Wirbelsturm Sandy und der Klimawandel

ATHENS, GEORGIA – Zum Ausklang der Hurrikan-Saison in Nordamerika – einer Zeit, in der man eigentlich nicht davon ausgeht, dass ein Monstersturm an der Ostküste der USA weit verbreitete Schäden anrichtet – ist der Wirbelsturm Sandy eine düstere Mahnung in Bezug auf die Gefahren extremer Wetterereignisse. Sandy wies den niedrigsten Zentraldruck der gesamten Hurrikan-Saison 2012 auf und könnte Schäden im Umfang von bis zu 20 Milliarden Dollar verursacht haben; damit ist es einer der teuersten Superstürme der Geschichte.

Sandy wirkte mit einem sich ostwärts bewegenden Wettersystem zusammen, was für die Meteorologen eine schwierige Herausforderung darstellte und in der Region eine fast beispiellose Wetterlage hervorrief. Vor 20 Jahren suchte ein ähnlicher Sturm Neu-England heim. Aber Sandy war schlimmer, mit wirbelsturmartigen Winden, heftigen Niederschlägen und schweren Überflutungen entlang der Küste im gesamten, dicht bevölkerten mittelatlantischen und nordöstlichen Korridor.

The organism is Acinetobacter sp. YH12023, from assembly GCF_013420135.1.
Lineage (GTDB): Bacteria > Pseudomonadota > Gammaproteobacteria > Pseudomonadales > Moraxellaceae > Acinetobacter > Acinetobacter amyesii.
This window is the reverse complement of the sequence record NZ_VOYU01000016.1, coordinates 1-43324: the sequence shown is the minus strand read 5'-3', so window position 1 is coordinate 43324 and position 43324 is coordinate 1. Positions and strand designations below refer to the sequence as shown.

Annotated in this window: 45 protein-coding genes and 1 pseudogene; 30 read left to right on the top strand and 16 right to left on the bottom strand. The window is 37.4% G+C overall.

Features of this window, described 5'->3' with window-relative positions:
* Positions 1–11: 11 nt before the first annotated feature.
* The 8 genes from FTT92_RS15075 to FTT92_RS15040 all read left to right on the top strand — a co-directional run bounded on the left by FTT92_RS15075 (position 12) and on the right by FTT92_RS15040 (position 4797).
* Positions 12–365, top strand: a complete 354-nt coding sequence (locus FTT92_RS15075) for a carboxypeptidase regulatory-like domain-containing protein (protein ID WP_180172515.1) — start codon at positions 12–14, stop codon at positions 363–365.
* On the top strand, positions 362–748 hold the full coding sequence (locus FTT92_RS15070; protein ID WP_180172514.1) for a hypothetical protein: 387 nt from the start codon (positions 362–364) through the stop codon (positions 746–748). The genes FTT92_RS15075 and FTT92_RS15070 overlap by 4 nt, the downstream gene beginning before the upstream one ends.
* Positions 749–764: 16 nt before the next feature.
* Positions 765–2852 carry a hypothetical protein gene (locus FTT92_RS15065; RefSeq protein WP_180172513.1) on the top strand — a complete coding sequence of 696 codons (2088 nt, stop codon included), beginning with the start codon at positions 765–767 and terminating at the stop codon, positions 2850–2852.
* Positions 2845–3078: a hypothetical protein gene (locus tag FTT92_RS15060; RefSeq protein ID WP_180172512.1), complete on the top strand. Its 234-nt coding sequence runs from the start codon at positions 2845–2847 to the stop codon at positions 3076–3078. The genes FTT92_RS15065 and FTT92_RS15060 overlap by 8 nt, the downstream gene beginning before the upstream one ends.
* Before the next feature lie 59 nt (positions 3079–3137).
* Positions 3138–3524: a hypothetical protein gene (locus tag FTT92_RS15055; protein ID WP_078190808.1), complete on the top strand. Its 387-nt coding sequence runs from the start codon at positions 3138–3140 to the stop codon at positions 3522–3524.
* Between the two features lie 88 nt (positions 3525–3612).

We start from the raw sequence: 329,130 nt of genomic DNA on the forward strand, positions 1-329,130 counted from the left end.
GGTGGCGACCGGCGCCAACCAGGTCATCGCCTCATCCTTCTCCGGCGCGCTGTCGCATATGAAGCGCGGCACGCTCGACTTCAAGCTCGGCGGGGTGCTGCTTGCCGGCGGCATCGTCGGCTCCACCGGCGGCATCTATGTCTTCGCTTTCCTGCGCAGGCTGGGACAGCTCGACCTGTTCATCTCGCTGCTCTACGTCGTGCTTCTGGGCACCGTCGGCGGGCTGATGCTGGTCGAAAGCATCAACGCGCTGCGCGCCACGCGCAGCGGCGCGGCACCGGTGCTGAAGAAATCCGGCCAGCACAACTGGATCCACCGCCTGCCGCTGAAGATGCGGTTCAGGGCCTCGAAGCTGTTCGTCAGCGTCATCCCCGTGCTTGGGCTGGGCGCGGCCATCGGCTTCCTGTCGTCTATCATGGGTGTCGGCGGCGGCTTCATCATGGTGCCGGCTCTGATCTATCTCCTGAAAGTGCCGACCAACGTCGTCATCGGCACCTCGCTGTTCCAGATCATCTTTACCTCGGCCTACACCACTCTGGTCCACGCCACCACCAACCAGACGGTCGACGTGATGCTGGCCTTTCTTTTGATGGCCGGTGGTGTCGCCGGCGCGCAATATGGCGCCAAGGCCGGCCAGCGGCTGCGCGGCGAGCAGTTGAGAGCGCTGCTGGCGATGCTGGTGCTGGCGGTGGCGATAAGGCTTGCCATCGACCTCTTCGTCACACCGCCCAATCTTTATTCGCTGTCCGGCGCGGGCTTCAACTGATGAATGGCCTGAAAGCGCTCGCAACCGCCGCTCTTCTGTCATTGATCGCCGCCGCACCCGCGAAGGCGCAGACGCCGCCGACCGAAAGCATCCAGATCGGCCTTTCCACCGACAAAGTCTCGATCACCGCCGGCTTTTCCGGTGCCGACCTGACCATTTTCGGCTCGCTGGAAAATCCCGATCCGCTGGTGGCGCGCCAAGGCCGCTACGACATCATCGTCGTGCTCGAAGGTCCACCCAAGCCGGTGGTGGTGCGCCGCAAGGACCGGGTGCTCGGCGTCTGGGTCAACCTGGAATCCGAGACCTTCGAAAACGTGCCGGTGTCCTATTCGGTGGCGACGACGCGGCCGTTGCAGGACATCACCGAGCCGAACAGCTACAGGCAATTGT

Natürlich wird es Versuche geben, Sandy mit dem Klimawandel zu verknüpfen. Ähnlich voreilige Schlüsse wurden auch im Gefolge der massiven Tornados gezogen, die die USA in den letzten Jahren heimsuchten, obwohl die wissenschaftliche Literatur keine überzeugenden Hinweise auf eine derartige Verbindung bietet. Daher ist es aus Klimawandelperspektive am besten, Sandy mit Augenmaß zu betrachten, um nicht durch eine vorschnelle Reaktion seine wissenschaftliche Glaubwürdigkeit zu beschädigen.

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